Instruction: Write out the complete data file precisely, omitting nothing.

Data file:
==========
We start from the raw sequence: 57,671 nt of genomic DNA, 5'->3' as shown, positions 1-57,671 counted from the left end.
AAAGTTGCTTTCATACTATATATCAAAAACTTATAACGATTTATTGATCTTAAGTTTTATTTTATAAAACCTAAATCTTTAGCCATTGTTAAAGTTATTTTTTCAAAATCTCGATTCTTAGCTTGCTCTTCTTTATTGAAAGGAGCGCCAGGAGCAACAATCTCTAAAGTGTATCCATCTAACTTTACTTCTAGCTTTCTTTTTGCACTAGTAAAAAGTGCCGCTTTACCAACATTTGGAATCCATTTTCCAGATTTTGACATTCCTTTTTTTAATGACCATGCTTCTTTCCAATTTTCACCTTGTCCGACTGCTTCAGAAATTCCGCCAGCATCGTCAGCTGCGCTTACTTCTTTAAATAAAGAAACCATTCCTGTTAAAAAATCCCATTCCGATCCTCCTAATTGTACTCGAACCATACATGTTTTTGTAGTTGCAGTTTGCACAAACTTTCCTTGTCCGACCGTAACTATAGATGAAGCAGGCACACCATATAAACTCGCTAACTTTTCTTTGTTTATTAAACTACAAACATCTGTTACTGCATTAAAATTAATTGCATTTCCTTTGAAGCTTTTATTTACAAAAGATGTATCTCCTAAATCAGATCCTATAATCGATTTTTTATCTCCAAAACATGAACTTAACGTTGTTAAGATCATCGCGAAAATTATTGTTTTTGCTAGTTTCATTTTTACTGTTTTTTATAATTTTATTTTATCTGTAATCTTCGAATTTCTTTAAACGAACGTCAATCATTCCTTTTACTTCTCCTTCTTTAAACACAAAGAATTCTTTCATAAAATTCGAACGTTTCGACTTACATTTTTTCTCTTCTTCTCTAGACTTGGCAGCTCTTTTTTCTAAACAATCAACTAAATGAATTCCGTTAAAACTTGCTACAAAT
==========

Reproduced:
We start from the raw sequence: 57,671 nt of genomic DNA, 5'->3' as shown, positions 1-57,671 counted from the left end.
AAAGTTGCTTTCATACTATATATCAAAAACTTATAACGATTTATTGATCTTAAGTTTTATTTTATAAAACCTAAATCTTTAGCCATTGTTAAAGTTATTTTTTCAAAATCTCGATTCTTAGCTTGCTCTTCTTTATTGAAAGGAGCGCCAGGAGCAACAATCTCTAAAGTGTATCCATCTAACTTTACTTCTAGCTTTCTTTTTGCACTAGTAAAAAGTGCCGCTTTACCAACATTTGGAATCCATTTTCCAGATTTTGACATTCCTTTTTTTAATGACCATGCTTCTTTCCAATTTTCACCTTGTCCGACTGCTTCAGAAATTCCGCCAGCATCGTCAGCTGCGCTTACTTCTTTAAATAAAGAAACCATTCCTGTTAAAAAATCCCATTCCGATCCTCCTAATTGTACTCGAACCATACATGTTTTTGTAGTTGCAGTTTGCACAAACTTTCCTTGTCCGACCGTAACTATAGATGAAGCAGGCACACCATATAAACTCGCTAACTTTTCTTTGTTTATTAAACTACAAACATCTGTTACTGCATTAAAATTAATTGCATTTCCTTTGAAGCTTTTATTTACAAAAGATGTATCTCCTAAATCAGATCCTATAATCGATTTTTTATCTCCAAAACATGAACTTAACGTTGTTAAGATCATCGCGAAAATTATTGTTTTTGCTAGTTTCATTTTTACTGTTTTTTATAATTTTATTTTATCTGTAATCTTCGAATTTCTTTAAACGAACGTCAATCATTCCTTTTACTTCTCCTTCTTTAAACACAAAGAATTCTTTCATAAAATTCGAACGTTTCGACTTACATTTTTTCTCTTCTTCTCTAGACTTGGCAGCTCTTTTTTCTAAACAATCAACTAAATGAATTCCGTTAAAACTTGCTACAAAT